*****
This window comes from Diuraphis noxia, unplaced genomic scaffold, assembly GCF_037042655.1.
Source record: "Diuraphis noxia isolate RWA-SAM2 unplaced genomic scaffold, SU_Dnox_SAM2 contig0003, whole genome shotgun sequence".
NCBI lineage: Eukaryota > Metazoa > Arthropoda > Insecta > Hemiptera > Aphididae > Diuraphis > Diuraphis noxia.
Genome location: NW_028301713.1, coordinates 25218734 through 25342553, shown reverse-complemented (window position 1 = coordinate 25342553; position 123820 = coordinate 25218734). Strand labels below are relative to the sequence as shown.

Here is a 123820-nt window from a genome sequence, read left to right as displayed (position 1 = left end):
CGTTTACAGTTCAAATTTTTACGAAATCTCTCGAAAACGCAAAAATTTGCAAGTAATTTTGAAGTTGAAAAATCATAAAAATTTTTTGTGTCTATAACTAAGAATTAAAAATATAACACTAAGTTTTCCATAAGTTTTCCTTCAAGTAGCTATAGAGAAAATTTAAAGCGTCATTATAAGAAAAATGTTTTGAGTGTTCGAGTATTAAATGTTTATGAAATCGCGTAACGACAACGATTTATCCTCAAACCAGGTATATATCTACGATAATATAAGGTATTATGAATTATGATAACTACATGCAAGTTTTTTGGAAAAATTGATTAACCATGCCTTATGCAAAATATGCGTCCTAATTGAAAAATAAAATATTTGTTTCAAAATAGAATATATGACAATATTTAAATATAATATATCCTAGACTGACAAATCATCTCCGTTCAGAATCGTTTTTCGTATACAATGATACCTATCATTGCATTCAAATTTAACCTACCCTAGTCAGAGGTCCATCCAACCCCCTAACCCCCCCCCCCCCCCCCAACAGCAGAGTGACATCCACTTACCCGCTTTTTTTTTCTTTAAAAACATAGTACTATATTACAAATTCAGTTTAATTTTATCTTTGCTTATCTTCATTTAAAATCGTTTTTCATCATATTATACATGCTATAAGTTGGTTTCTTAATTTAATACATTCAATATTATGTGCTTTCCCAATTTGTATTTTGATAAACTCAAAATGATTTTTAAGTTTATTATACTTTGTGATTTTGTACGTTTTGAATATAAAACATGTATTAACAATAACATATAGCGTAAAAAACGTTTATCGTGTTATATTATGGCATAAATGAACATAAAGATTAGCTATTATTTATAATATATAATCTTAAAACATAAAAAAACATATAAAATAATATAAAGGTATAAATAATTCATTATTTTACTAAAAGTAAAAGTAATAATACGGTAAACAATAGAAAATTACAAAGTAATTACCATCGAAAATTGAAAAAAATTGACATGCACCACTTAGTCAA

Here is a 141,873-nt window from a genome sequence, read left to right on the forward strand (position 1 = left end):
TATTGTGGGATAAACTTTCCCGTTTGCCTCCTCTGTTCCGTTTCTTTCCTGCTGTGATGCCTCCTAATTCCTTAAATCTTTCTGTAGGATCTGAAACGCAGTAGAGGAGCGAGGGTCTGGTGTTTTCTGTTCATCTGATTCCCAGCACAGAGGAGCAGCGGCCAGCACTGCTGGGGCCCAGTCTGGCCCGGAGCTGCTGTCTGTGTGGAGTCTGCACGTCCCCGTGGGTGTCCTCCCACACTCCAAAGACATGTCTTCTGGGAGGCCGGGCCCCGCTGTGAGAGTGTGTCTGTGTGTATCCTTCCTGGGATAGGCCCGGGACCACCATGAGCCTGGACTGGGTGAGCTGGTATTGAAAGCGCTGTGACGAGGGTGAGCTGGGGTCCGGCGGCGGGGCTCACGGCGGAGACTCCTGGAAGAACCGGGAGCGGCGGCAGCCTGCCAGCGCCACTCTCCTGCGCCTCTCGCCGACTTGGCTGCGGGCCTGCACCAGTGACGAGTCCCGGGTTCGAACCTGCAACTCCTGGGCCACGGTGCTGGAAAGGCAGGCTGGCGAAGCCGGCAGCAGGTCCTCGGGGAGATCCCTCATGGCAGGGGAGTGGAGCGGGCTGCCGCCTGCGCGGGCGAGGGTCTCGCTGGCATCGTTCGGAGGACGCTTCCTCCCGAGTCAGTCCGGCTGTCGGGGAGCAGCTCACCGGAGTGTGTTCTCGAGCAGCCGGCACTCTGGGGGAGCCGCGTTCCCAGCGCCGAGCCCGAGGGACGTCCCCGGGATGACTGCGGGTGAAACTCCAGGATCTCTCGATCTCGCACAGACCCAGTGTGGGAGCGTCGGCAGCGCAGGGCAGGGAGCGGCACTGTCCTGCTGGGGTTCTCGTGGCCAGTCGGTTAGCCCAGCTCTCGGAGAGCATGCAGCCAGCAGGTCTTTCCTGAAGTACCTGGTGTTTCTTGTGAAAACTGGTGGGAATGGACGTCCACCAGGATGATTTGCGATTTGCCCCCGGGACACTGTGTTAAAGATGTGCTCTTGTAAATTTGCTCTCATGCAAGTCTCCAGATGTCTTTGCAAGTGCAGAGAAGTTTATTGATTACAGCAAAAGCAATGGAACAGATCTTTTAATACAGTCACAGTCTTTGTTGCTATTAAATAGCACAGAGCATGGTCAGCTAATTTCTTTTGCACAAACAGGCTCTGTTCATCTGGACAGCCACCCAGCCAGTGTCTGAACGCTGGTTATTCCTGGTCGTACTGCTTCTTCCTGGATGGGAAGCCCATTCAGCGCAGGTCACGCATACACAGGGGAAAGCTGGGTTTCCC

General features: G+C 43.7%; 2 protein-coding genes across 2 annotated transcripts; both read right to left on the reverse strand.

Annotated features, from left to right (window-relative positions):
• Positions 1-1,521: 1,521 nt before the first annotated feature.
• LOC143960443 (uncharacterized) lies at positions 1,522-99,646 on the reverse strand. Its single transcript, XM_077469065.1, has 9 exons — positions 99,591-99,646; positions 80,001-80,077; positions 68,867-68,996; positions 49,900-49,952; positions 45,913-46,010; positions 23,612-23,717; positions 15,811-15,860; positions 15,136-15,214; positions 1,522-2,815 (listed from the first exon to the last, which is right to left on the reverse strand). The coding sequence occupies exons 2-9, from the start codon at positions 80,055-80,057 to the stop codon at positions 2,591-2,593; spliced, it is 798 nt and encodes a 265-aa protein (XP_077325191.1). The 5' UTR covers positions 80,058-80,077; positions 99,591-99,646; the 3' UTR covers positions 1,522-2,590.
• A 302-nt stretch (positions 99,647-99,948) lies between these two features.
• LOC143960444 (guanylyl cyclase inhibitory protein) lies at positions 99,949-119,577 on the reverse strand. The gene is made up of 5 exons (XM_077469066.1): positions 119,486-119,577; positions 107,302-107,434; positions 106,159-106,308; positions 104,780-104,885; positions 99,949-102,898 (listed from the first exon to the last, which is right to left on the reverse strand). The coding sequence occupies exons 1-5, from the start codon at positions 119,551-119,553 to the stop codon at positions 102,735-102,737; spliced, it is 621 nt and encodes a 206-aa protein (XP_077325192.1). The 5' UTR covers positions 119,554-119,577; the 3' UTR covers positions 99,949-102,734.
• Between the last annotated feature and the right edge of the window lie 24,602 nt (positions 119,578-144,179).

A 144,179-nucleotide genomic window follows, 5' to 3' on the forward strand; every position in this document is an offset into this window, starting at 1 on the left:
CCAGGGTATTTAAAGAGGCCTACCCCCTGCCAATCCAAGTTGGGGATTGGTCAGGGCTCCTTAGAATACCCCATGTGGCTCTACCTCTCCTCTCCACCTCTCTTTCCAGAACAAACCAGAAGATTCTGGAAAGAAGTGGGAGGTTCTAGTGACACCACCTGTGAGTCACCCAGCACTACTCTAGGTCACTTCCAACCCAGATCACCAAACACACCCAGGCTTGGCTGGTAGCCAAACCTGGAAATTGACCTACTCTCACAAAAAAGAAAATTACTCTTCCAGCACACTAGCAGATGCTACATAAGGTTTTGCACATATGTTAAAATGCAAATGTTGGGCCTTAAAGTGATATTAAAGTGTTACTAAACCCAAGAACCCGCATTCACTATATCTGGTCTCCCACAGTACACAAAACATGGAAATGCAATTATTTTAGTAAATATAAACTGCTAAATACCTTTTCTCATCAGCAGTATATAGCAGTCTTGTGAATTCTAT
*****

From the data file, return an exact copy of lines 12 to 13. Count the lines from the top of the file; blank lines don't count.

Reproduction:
• LOC143960443 (uncharacterized) lies at positions 1,522-99,646 on the reverse strand. Its single transcript, XM_077469065.1, has 9 exons — positions 99,591-99,646; positions 80,001-80,077; positions 68,867-68,996; positions 49,900-49,952; positions 45,913-46,010; positions 23,612-23,717; positions 15,811-15,860; positions 15,136-15,214; positions 1,522-2,815 (listed from the first exon to the last, which is right to left on the reverse strand). The coding sequence occupies exons 2-9, from the start codon at positions 80,055-80,057 to the stop codon at positions 2,591-2,593; spliced, it is 798 nt and encodes a 265-aa protein (XP_077325191.1). The 5' UTR covers positions 80,058-80,077; positions 99,591-99,646; the 3' UTR covers positions 1,522-2,590.
• A 302-nt stretch (positions 99,647-99,948) lies between these two features.